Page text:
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Tue 15.2.

Love in a Cold Climate: Architonic meets Artek chief Mirkku Kullberg

Posted by Simon Keane-Cowell on 15.02.2011 - Tagged as: , , , ,

Northern lights: Artek shows Alvar Aalto's 'A330S' pendant lights at DROOM's Cologne showroom as part of its 75th-anniversary installation during January's furniture fair

Few design brands evoke as much warmth on the part of consumers as the heritage-steeped Finnish company Artek, currently celebrating 75 years in business. Co-founded in 1935 by the hero of Scandinavian modernism Alvar Aalto, Artek has certainly earned its design stripes. Here, its managing director, Mirkku Kullberg, in conversation with Architonic during the recent Cologne Furniture Fair, discusses how the manufacturer’s longevity is matched by its long-sighted, forward-facing vision…

'Artek is something that moves between the worlds of art and design, art and architecture. This kind of area where you don't actually know what's right or wrong, but it makes you curious and drives you forward': Artek's managing director Mirkku Kullberg

With 75 years in business under its belt, it’s pretty safe to say that Artek – the respected design brand co-founded by Finnish design and architecture legend Alvar Aalto – has proved itself, both commercially and culturally. But the company’s ebullient managing director Mirkku Kullberg is determined to ensure that there’s no resting on laurels. (Even birch ones.)

'Aalto's legacy can be a benefit and burden', says Artek managing director Mirkku Kullberg. Seen here, some classic Aalto designs as part of the company's recent 75th-anniversary installation at the DROOM showroom in Cologne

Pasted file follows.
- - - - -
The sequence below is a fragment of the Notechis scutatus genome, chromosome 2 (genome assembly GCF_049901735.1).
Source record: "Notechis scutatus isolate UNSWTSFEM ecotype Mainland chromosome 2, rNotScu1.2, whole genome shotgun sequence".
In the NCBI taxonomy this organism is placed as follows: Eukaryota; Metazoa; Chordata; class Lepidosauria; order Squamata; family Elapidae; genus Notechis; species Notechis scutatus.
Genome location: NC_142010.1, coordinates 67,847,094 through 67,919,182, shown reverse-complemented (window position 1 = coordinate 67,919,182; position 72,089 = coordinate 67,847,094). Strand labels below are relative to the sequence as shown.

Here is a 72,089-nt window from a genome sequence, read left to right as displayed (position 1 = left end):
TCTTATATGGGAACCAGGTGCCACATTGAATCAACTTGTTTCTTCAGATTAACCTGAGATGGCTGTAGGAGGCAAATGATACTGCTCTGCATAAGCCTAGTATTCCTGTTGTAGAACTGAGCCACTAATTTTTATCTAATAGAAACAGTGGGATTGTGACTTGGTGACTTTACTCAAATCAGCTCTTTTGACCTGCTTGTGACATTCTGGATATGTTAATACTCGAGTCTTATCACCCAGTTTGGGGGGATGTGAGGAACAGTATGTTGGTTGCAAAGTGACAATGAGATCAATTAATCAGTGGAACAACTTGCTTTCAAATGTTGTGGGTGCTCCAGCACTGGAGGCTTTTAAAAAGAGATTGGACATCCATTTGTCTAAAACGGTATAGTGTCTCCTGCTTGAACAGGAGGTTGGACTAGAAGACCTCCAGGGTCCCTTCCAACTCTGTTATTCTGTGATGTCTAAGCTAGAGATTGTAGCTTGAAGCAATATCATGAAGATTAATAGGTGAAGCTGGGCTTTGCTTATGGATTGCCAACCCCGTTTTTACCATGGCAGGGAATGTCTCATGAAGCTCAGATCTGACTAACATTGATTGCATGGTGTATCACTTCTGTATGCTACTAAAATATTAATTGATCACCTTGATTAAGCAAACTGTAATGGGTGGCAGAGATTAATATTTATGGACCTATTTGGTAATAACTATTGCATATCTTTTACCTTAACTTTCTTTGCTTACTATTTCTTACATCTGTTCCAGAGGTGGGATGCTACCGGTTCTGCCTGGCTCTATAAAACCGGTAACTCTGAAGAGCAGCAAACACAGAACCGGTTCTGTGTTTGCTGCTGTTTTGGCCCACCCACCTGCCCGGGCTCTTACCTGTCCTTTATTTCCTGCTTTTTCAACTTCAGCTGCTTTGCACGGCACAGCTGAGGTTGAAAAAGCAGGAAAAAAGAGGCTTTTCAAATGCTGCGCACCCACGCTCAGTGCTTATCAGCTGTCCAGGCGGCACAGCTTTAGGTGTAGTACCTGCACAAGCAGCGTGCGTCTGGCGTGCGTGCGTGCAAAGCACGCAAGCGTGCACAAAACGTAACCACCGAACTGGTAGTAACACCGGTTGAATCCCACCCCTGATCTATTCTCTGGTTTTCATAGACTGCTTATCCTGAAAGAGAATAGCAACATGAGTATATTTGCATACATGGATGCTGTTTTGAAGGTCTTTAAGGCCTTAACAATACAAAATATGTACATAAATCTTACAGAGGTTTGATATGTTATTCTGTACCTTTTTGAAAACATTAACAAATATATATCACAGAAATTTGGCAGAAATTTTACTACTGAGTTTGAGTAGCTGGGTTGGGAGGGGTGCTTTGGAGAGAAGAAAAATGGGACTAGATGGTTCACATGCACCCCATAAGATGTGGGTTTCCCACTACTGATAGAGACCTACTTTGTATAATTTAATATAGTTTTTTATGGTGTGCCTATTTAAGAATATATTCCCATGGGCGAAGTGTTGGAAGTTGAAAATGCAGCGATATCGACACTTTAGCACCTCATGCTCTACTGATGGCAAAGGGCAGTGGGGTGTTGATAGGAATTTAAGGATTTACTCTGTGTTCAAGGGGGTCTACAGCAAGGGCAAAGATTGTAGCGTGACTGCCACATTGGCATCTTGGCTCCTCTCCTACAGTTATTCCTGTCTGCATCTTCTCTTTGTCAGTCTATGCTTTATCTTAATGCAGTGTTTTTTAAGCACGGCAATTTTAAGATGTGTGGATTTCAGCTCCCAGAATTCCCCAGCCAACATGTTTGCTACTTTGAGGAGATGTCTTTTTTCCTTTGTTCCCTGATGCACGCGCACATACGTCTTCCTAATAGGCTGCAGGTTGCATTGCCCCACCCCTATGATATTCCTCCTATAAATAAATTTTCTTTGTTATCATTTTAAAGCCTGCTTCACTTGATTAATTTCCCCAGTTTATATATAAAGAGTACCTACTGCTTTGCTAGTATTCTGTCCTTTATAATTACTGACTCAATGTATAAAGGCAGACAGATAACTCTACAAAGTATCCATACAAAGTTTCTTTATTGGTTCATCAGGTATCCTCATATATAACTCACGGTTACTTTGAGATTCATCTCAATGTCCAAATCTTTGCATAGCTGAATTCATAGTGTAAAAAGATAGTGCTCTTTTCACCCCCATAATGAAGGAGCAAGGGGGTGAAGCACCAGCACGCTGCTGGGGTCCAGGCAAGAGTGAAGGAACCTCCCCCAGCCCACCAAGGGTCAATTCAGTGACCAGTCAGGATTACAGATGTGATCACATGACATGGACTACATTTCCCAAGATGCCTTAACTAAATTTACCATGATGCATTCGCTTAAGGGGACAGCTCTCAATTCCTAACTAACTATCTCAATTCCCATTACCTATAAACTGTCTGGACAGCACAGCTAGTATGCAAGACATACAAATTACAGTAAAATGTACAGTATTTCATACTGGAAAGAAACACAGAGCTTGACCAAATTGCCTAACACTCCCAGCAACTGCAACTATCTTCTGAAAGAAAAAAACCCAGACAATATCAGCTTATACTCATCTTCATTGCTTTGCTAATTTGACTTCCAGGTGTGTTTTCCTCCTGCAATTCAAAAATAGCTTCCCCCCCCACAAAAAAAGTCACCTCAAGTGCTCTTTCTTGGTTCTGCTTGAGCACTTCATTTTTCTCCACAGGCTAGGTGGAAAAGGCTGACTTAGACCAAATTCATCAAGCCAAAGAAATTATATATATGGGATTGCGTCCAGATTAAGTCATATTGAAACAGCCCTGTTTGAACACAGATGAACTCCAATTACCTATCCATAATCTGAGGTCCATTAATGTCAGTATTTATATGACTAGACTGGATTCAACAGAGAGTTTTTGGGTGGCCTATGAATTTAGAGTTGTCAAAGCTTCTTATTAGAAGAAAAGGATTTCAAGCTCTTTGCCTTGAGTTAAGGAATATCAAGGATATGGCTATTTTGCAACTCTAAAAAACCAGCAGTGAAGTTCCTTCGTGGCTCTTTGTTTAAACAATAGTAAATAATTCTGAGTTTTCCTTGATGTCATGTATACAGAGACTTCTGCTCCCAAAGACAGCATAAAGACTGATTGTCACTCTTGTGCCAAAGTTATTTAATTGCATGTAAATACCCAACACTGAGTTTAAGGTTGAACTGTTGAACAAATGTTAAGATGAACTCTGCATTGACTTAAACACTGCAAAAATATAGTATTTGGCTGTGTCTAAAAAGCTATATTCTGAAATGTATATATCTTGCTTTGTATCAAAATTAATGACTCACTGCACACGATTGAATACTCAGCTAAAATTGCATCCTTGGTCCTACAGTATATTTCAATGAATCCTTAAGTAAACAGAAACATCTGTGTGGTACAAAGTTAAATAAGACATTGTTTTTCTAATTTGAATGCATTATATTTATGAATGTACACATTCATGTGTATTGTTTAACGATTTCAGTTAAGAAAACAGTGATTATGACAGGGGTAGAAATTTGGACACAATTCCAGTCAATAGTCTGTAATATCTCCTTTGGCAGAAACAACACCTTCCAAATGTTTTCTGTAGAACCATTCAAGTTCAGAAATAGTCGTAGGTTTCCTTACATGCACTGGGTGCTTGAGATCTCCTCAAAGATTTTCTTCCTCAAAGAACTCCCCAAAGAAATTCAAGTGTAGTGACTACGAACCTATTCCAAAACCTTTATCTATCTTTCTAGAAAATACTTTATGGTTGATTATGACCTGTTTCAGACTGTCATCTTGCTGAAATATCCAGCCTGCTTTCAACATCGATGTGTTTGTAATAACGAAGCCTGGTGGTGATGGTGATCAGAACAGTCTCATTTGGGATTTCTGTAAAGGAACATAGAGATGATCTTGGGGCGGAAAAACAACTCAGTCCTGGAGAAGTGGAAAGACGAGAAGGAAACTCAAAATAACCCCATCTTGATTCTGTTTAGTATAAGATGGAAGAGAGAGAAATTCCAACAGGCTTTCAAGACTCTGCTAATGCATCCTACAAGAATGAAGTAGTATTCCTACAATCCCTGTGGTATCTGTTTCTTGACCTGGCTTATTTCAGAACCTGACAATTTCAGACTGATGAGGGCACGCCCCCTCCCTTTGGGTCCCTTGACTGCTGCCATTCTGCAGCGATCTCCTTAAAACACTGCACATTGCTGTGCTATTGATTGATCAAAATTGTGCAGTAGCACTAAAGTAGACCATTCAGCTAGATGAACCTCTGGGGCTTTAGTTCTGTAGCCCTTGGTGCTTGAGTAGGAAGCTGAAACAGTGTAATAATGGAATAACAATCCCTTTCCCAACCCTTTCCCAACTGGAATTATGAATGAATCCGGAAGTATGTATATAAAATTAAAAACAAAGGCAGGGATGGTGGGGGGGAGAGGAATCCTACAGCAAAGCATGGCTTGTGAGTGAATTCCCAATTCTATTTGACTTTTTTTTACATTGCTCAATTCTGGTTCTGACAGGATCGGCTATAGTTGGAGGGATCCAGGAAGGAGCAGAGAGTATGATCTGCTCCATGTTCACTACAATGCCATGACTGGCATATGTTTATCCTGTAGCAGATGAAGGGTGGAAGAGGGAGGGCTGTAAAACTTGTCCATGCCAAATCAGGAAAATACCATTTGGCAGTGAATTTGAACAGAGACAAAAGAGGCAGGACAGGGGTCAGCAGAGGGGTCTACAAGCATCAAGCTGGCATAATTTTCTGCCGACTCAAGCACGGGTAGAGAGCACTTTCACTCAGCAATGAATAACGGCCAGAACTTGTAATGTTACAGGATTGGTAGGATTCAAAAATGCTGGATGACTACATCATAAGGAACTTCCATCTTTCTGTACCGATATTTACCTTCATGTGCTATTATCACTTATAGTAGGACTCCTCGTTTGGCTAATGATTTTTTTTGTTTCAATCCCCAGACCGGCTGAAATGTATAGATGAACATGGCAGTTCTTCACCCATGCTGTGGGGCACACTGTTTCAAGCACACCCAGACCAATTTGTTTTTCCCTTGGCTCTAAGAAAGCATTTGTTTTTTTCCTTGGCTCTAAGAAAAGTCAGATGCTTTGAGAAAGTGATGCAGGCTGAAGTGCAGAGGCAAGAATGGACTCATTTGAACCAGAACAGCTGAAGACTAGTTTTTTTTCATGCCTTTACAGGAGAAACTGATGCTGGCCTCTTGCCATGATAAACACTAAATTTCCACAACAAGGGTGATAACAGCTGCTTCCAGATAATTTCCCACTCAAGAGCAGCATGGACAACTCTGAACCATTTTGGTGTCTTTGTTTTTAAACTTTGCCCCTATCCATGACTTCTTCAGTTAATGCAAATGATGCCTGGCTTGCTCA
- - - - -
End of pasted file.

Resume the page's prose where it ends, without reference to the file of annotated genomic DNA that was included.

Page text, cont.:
Meeting up with Architonic at Artek’s small, but beautifully formed, anniversary installation at the DROOM showroom in Cologne during this year’s furniture fair, Kullberg explained how the company is facing the future with a decidedly holistic vision, one which involves greater control of the whole design and production value chain, from raw materials to distribution and retailing.

Sustainability is, of course, part of the equation, too, but with their anti-fashion take on consumption and their commitment to the restoration and reselling of older Artek furniture pieces, all underpinned by a genuine desire for the brand to have an educative role in material-cultural landscape, it’s a lot more than just talk. All very forward-thinking for a company with such impeccable heritage credentials. Who’d have thought it?

Read this article in full on Architonic

For technical support contact Alfred Giolai Love in a Cold Climate: Architonic meets Artek chief Mirkku Kullberg